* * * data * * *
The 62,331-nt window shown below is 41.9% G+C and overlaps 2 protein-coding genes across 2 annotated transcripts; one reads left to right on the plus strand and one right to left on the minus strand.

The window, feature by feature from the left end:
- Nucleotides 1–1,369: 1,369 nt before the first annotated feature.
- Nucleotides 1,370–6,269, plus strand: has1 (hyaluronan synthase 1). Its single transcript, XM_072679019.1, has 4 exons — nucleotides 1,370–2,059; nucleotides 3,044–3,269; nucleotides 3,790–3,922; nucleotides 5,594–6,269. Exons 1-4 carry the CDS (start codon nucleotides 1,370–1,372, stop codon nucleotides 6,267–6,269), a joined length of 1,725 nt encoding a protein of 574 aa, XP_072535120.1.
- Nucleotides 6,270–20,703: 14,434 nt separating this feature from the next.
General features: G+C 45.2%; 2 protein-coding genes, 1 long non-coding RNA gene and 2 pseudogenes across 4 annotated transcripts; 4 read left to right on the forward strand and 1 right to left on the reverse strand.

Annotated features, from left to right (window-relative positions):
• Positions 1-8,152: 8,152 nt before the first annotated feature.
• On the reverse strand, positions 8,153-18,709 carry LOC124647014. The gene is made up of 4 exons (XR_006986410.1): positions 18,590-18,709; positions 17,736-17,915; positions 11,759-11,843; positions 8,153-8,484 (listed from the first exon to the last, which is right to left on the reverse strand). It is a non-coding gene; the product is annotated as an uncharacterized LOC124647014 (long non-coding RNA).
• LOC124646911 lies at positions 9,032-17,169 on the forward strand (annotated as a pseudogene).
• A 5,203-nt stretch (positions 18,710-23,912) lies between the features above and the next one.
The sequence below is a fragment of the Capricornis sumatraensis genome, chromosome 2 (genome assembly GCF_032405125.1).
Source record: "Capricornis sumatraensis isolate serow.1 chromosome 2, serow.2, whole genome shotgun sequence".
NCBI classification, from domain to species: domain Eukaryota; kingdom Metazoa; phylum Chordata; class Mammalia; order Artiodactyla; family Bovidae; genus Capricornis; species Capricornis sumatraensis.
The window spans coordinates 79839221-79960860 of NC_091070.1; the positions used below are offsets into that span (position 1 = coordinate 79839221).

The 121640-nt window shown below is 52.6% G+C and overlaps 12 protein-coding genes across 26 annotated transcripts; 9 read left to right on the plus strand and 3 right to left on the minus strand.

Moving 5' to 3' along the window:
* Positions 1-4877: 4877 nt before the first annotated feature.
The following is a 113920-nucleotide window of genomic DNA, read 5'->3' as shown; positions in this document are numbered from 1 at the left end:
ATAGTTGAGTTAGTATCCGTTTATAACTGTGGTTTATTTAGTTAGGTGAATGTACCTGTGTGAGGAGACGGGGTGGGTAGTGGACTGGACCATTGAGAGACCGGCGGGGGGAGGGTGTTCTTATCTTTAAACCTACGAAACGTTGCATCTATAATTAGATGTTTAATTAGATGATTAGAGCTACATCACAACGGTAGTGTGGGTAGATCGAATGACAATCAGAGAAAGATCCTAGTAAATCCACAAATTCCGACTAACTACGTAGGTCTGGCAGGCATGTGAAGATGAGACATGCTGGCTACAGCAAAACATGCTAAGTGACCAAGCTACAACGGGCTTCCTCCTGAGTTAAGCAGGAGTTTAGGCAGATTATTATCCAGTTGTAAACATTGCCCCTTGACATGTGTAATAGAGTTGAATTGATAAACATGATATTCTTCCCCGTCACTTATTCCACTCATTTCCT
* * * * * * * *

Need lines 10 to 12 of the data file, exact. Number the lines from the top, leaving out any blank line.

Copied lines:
• LOC124646911 lies at positions 9,032-17,169 on the forward strand (annotated as a pseudogene).
• A 5,203-nt stretch (positions 18,710-23,912) lies between the features above and the next one.
The sequence below is a fragment of the Capricornis sumatraensis genome, chromosome 2 (genome assembly GCF_032405125.1).